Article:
The incident also caused staff to assess some of their business methods, such as purchasing and keeping inventory. “... We found we had more inventory than we really needed,” Pastuszynski says. “We were able to take a better look at how we’re buying.”
Another plus: Manufacturers and suppliers held onto Colley’s early-buys until the new warehouse was completed.
Staff discussed how the new facilities could offer improvements over the old. Meetings were held to review blueprints, and suggestions were offered. For instance, there wasn’t much security for the building. “When you think of how much inventory there was … anybody could come in,” Pastuszynski says. “We decided to limit access.”
They also sought a more efficient floor layout than before. The old showroom was three stories tall, put together piecemeal. And more organization was needed. “Sometimes people worked on projects, taking things apart and not putting them back together, so things were scattered around in corners. We need to be more orderly.”
Pastuszynski’s advice for industry colleagues who might be faced with a disaster someday: “Put a contingency plan together, and assemble a list of three or four people to call in a disaster.”
Trouble from within
When it comes to a business owner’s worst fears, a rogue employee ranks right up there toward the top of the list, and for good reason. The American Management Association has been quoted as saying that as much as 20 percent of business failures may result from employee dishonesty, including theft.
So five years ago, when Suntime Pools West experienced a spate of incidents including theft of two computer servers, destruction of five of its 12 vehicles, and credit-card misuse — all by one employee — it was a wake-up call. The Louisville, Ky.-based building/retail/service firm immediately began adding more security to its buildings and procedures.
It cost the company more than $100,000 in damages, what with buying new vehicles, tools and servers. At least there was one silver lining: They had a backup of their customer database, so all that valuable information was not lost.
When a business disruption of this magnitude occurs, action must be swift and decisive. “We got a lot more watchful,” Vice President Sarah Buhl says. The company immediately had security cameras installed on the warehouse’s front and back doors, and on the front doors of its Louisville and Crestwood stores. All locks were changed and windows were outfitted with burglar-resistant glass, sensors and alarms. For the main location in Louisville, the warehouse crew sends a truck out on nightly patrols of the property.
The firm, which has 47 employees in season, also monitors internal procedures more diligently. For example, whereas five or six employees previously would share Buhl’s credit card to get fuel or supplies, now they have their own corporate credit cards. “We watch receipts, make a spreadsheet … and pretty much do a daily audit,” Buhl says. More frequent audits make it easier for an employee to recall details on a transaction when red flags come up because only a day has passed since the purchase, rather than a month.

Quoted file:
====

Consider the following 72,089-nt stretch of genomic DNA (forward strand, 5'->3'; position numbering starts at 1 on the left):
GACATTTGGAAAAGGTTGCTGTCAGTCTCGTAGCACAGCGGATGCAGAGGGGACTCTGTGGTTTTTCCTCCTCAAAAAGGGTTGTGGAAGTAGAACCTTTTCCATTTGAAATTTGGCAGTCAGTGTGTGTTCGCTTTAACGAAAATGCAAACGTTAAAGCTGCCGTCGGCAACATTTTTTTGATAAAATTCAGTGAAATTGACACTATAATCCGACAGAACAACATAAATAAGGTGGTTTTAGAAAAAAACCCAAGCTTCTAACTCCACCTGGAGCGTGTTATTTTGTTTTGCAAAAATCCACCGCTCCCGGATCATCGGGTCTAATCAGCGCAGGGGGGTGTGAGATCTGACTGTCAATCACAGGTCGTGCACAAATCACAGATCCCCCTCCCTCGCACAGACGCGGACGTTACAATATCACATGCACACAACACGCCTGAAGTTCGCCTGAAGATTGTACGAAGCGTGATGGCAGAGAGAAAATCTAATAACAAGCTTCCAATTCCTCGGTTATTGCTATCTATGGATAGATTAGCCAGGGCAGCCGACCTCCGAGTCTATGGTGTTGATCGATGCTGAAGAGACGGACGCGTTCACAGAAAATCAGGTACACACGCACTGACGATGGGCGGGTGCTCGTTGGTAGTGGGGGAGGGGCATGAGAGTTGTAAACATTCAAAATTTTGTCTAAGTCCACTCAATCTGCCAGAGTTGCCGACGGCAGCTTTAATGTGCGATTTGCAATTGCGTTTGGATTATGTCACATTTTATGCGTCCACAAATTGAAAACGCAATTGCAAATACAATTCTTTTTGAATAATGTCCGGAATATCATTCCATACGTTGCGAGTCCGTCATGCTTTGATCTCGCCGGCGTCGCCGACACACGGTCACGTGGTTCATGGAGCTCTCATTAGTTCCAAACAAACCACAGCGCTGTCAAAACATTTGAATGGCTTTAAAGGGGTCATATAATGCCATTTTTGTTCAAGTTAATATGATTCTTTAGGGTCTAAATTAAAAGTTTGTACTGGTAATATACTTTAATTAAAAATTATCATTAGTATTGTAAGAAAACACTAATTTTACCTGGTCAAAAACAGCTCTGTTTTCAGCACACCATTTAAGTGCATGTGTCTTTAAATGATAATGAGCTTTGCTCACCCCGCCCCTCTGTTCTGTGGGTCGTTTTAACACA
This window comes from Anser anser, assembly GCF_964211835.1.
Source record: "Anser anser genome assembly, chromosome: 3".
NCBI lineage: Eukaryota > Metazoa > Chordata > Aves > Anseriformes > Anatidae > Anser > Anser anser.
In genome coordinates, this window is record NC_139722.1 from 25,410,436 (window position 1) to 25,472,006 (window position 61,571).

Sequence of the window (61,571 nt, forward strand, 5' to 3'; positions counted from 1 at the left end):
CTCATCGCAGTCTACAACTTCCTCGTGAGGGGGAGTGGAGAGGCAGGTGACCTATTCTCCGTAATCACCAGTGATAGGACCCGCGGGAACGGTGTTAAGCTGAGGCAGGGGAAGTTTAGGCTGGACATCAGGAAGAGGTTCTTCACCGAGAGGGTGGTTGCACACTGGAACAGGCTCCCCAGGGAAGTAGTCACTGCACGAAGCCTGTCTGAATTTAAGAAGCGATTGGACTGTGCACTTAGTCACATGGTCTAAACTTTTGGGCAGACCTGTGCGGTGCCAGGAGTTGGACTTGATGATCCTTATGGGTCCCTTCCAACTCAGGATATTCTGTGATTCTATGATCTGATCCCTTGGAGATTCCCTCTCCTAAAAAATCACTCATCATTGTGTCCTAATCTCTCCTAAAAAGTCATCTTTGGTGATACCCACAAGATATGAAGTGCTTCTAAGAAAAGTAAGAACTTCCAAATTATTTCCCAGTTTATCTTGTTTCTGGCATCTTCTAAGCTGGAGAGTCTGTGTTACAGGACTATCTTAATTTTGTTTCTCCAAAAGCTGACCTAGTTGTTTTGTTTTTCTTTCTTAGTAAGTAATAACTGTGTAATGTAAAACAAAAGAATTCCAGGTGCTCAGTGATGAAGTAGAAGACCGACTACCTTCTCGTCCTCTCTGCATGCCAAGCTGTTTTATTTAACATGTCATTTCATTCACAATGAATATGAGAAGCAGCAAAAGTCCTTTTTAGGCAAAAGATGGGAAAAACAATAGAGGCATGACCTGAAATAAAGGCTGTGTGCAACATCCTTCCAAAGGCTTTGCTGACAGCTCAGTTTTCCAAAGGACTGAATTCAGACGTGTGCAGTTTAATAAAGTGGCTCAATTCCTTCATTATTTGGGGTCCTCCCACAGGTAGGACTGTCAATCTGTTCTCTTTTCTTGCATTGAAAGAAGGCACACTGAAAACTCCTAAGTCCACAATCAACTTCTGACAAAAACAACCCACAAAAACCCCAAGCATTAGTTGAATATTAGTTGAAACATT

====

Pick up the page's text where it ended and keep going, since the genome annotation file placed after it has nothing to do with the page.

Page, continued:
“We also have more procedures in place for inventory,” she adds. “Now there’s an inventory manager — the guys don’t pull their own stock anymore; they must ask for it.”
The firm also employs more scrutiny during the hiring process. In the past, Buhl says, they didn’t really check references. Since the incidents of 2010, the company not only contacts references but, once the job applicant agrees to a background check, also has a private investigator run a multistate check.
And the firm has outfitted every company vehicle with GPS. “It wasn’t a direct result [of the incidents], but as part of our effort to standardize and be more attentive to procedures and protocols,” Buhl notes.
What was the staff’s reaction to implementation of these new security procedures? “Most were supportive and glad,” Buhl reports. The earlier incidents were disturbing, but she says the staff camaraderie remained intact. “We’re still a pretty close-knit group … and we do fun stuff, too.”
Acknowledging that this sort of thing could happen to any company, Buhl says the advice she would give to industry colleagues is to not be caught blindsided.
“We wish we’d enacted the security earlier. It’s the smart thing to do,” she says.
Many things can be done to safeguard a business before disaster strikes. Here are some key steps:
* Develop a formal written plan: Figure out exactly how your company will respond to a disaster, including where and how to temporarily relocate if necessary. Then document it.
* Train the staff: Explain your disaster recovery plan, assign responsibilities and offer training so they can help when needed. You may want to conduct drills and assess response.
* Store emergency supplies: First aid kits, flashlights and a battery-powered radio are musts. Consider food, water and blankets. Have a backup generator in case of a power outage.
* Keep key info off site: Save your customer database and other critical data remotely, say, in the cloud. Keep an off-site list of banking info, insurance policies and phone numbers of employees, key customers, vendors and suppliers. Have an up-to-date inventory of business equipment, supplies and merchandise. It’s also a good idea to have photos of your inventory.
* Safeguard the property. External and security doors should have deadbolts locks and steel frames. Doors, windows and other entry places should be fortified with bright interior and exterior lights, alarms and motion sensors. Windows with burglar-resistant glass, security cameras and security patrols also should be considered.
* Institute tight accounting controls: Conduct frequent audits and establish a policy for reporting thefts and other crimes by co-workers without fear of exposure or reprisal.
* Scrutinize job candidates: Screen them before hiring.
* Reward positive behavior: Set performance standards, reward loyalty and acknowledge hard work.
Source: Insurance Information Institute